FIG. 13c shows the decoupling performed according to an approximation of the non-linear differential equation;
FIG. 14 shows a block diagram of the controller including a decoupling control according to the first embodiment of the invention of a three-phase system with a voltage PLL;
FIG. 15 is shows a detailed block diagram of the decoupling control means according to the invention;
FIG. 16a shows a block diagram of a single phase controller according to the third embodiment of the invention;
FIG. 16b shows a component detector according to one embodiment of the invention;
FIG. 17a shows the step responses using a decoupling control according to the invention;
FIG. 17b shows the gain characteristics with a simplified decoupling control according to one embodiment of the invention;
FIG. 17c shows a typical design example of the system according to the invention;
FIG. 18a shows a three-phase system as in FIG. 14 but using a current PLL for the line current phase detection, according to a second embodiment of the invention; and
FIG. 18b shows a single-phase system as in FIG. 16a but using a voltage PLL for the line current phase detection, according to a fourth embodiment of the invention;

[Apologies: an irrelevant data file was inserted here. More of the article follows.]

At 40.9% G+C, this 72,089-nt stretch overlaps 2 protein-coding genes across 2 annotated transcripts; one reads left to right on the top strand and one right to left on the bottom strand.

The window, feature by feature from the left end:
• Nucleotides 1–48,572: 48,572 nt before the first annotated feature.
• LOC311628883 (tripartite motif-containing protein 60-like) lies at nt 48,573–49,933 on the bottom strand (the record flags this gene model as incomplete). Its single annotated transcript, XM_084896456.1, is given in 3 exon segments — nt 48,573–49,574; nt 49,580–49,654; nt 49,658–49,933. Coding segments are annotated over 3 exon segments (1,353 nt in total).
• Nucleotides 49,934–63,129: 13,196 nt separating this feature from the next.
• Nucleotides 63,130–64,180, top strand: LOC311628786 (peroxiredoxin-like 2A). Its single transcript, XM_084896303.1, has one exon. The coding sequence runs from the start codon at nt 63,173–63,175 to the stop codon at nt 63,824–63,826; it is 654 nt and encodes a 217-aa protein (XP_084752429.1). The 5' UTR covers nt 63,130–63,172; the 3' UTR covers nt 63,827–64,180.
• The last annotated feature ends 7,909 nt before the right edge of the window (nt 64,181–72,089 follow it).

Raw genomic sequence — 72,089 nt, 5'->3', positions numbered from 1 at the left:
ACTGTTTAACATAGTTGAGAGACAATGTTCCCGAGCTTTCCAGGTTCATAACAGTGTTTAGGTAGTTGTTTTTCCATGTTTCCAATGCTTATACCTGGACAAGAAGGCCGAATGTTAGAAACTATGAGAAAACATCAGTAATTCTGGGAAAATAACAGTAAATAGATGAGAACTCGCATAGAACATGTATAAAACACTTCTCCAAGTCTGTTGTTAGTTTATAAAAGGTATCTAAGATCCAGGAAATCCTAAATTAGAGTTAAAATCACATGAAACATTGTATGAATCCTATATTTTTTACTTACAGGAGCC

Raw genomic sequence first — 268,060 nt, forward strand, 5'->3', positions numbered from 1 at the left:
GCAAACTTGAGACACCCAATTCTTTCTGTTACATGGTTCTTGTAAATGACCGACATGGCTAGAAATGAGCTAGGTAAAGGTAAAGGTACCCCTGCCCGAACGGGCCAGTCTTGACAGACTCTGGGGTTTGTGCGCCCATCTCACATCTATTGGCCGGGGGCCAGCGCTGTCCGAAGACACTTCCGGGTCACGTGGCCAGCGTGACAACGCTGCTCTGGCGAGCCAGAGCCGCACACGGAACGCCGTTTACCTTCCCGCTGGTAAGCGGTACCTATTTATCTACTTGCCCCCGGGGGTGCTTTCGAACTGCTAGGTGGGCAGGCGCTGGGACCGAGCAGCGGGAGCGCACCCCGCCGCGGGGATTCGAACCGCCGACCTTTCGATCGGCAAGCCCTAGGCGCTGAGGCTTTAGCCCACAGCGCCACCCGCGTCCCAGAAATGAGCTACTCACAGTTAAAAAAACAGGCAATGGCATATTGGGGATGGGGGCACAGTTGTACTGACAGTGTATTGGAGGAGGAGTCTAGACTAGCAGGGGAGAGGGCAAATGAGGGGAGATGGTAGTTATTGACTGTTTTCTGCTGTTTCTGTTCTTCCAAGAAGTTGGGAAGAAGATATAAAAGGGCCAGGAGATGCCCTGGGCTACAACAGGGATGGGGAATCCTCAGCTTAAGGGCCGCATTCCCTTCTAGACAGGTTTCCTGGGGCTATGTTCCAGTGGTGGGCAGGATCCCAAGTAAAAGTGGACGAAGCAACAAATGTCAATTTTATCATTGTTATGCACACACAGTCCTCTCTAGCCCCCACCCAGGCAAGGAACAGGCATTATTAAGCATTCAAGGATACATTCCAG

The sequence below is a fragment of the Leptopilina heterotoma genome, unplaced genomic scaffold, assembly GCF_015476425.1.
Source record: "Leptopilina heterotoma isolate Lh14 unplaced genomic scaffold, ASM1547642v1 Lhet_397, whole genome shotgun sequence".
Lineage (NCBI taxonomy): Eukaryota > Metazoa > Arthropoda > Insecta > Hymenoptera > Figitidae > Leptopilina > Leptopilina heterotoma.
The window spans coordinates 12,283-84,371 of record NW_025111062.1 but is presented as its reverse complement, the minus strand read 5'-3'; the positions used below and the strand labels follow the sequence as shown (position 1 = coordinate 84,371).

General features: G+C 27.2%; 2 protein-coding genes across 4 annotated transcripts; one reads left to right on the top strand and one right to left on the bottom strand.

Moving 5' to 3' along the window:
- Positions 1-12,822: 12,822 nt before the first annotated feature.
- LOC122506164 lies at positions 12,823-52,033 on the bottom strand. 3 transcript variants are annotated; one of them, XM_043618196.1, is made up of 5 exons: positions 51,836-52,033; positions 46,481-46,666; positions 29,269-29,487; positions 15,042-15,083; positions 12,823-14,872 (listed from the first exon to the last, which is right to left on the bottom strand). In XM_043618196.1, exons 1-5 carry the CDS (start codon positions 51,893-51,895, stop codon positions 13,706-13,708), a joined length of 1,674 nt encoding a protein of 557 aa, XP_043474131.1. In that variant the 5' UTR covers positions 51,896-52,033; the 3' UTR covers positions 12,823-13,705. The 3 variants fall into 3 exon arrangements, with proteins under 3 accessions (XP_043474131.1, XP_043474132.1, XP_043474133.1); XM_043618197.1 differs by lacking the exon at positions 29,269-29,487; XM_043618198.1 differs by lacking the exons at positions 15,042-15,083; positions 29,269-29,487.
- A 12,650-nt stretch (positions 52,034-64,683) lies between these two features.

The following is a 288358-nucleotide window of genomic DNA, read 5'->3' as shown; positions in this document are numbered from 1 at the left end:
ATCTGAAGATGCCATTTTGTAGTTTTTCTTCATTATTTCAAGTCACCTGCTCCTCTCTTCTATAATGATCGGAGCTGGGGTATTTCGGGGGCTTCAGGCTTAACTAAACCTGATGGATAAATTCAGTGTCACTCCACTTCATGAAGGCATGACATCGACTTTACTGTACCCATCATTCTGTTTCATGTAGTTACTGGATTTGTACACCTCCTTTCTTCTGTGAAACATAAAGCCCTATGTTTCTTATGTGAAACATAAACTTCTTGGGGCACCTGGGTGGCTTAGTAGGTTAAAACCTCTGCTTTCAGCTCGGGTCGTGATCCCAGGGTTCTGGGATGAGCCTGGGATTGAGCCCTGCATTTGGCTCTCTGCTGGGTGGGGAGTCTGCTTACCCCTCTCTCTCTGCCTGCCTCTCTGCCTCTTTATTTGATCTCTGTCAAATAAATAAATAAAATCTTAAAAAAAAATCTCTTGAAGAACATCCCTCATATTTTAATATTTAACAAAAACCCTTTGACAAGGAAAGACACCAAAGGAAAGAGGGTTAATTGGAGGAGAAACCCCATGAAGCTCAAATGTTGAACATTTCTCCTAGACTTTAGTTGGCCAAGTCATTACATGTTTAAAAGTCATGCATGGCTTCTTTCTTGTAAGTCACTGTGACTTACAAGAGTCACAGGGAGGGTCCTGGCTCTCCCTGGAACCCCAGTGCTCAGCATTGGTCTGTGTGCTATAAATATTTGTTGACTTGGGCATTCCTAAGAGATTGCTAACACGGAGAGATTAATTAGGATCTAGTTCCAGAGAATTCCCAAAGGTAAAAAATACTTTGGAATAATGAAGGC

In order to illustrate the principle of the invention, hereinafter the mathematical description of how the coupled current and voltage control equations can be decoupled is presented.
As already explained with reference to FIGS. 10, 11, two main control loops for the current and the voltage have a cross-coupling in the prior art, such that the decoupling control is required for an accurate control. The present invention provides such a decoupling control and the principle thereof is based on a direct compensation which is based on non-linear differential equations.
Before coming to a detailed derivation of how the coupled differential equations can be decoupled, some general considerations are made with respect to FIGS. 13a, 13 b when compared with FIG. 10 and FIG. 11.
FIG. 13b shows the principle block diagram of a controller according to the invention. As shown in FIG. 13b, the inventive controller comprises a current detector 24 and a current control loop formed by the feedback path 21, 18 and the forward path including the current controller 20. Similarly, a voltage control loop comprises the voltage detector 26, the feedback path 15 and a forward path comprising the DC voltage controller 16. By setting desired values for the reference current value id ref and the reference voltage uDC ref the line current i and the voltage uc can be adjusted via the modulation signal m, as was explained above with reference to FIGS. 5, 6, 7.